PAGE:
Breast Pain

With increasing media attention on health and wellness issues, and the speed that this information travels across the Internet, most women have learned that pain usually means that there is something wrong. And, they fear that breast pain may mean an automatic diagnosis of cancer. The medical term, mastalgia, is one of the most common breast related complaints among women. Researchers believe that up to 70% of women will experience some type of them pain in their breast at some point in their life. (1)

There are actually a variety of causes which can induce pain in the breast, most of which have nothing to do with the malignancy or breast cancer. Interestingly, breast pain is not the most common symptom of breast cancer, but often strikes fear into the heart of many women.

Some degree of tenderness in the breast area is actually normal. Because the function of the breast tissue is defined and controlled by hormones these hormonal levels and changes will also induce discomfort at specific times of the month. It is not uncommon for a woman to have breast tenderness during menopause, menstruation, pregnancy and puberty.

Although breast cancer is a woman’s first fear, and usually not the cause of breast pain, an exam must be done to ensure that there is no lump and either an ultrasound or mammogram should be done to ensure there is nothing hidden. If a woman notices that their breast discomfort is not persistent, but actually fluctuates throughout the month, it is a very useful tool to track along with other symptoms of hormonal imbalances. Interestingly, it can sometimes be one of the first signs of perimenopause for women in their 40s. (2)

While breast pain symptoms will point to some specific conditions it is always best to collect information about the problem first. Because, with an increased amount of data, there is a better chance that the correct diagnosis will be made and appropriate treatment protocols will be recommended.

Breast pain is often classified as cyclical or noncyclical. Cyclical breast pain is related to the secretion of hormones on a monthly basis and is stimulated by estrogen and progesterone. These hormones will stimulate the breast tissue to swell and become lumpier, causing pain and discomfort. Cyclical breast pain can also be made worse by some types of food and medications. Caffeine has a significant impact on the development of discomfort. (3)

There is also been some recent evidence that animal fat can also contribute to breast pain. The reasons are less clear than those with caffeine but it may have something to do with the amount of hormones given to animals or the amount of their own hormones available in the muscle. Some women have an underlying allergy to dairy products which can also cause breast pain.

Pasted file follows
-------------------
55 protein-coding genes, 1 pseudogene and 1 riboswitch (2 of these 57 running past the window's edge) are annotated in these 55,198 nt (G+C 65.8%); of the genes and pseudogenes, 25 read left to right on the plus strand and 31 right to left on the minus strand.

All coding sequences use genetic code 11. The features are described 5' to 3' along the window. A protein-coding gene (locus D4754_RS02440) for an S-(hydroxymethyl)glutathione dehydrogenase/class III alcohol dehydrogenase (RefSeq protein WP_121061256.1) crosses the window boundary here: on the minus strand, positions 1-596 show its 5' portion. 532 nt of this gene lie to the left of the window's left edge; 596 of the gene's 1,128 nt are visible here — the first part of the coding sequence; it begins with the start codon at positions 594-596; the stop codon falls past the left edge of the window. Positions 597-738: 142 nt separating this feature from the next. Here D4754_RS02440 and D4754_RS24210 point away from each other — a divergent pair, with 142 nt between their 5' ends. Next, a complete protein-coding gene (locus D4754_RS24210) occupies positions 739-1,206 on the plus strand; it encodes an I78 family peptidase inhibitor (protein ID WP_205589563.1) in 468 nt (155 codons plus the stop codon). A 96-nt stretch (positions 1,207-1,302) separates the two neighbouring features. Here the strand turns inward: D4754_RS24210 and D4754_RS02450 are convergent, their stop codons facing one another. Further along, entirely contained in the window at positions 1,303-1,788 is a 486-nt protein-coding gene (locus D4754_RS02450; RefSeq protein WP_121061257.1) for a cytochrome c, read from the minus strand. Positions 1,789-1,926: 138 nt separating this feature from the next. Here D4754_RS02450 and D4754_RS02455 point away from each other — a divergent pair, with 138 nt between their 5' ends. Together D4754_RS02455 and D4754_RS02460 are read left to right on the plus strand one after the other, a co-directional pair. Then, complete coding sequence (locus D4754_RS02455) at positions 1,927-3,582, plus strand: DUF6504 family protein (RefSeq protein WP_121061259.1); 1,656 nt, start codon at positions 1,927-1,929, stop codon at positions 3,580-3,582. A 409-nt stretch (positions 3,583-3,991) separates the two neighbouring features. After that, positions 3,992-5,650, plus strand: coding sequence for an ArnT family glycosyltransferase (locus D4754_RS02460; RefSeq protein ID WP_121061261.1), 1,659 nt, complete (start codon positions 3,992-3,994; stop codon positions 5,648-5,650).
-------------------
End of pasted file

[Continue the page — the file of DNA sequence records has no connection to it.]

Another factor which contributes to breast pain is fibrocystic breast disease. This is a condition in which cysts develop inside the ductal system and have a tendency to form scar tissue. There are several different types of fibrocystic breast conditions all of which can cause pain which becomes more evident with hormonal secretions during the month. (4)

Other diagnoses which can cause pain in the breast include an injury to the breast tissue itself, estrogen replacement therapy or the ingestion of an increased amount of soy products which has estrogen type activity, breast papillomas, an abscess, and infection (mastitis), lipomas, neck injuries, arthritis in the neck, cirrhosis of the liver, certain medications, and muscle sprain over the chest wall.

Another contributor to breast pain is stress. Scientists recognize a link between the immune system and our emotions as well as the secretion of hormones in our body. Bras which are ill fitting can not only cause breast pain, but will also cause a reduction in the circulation of lymph through the lymphatic system and can potentially increase the risk of a woman developing breast cancer.

Treatment for breast pain will be different depending upon the underlying cause for the condition. It may also be different based on your particular cultural setting. For instance, women in Italy take vitamin E while women in America are often told to grin and bear it.

Once you have identified an underlying cause for the discomfort and pain, the way to address the pain is to relieve the underlying medical condition. Occupational therapists, who are trained in lymphatic drainage, may be able to give some specific assistance to women who have fibrocystic breast conditions or in women who have breast pain that is not well connected to any other disease process. Certain types of birth control pills may help relieve breast pain because they even out the hormones which are available in the body. Any breast infection may require antibiotics and any injury will require time to heal.

Seek the care of your gynecologist or primary care physician if you have discharge from the nipple, have given birth within the past week, have any signs of a breast infection which may include localized redness, pus or fever or notice a new lump that is associated with the pain and pain after your menstrual period. Any persistent or unexplained breast pain should be evaluated in order to discover the underlying cause and help you find pain relief.
(1) American Family Physician: Treatment Options for Matalgia
http://www.aafp.org/afp/1998/1015/p1466.html
(2) Association of Reproductive Health Professionals: Perimenopause
http://www.arhp.org/publications-and-resources/patient-resources/fact-sheets/perimenopause/

(3) National Cancer Control Programme: Breast Pain
http://www.hse.ie/eng/services/Find_a_Service/National_Cancer_Control_Programme/Health_Professional_Information/Breast%20Pain%20-%20A%20Guide%20for%20Women.pdf
(4)MayoClinic.com: Fibrocystic Breasts
http://www.mayoclinic.com/health/fibrocystic-breasts/DS01070

 

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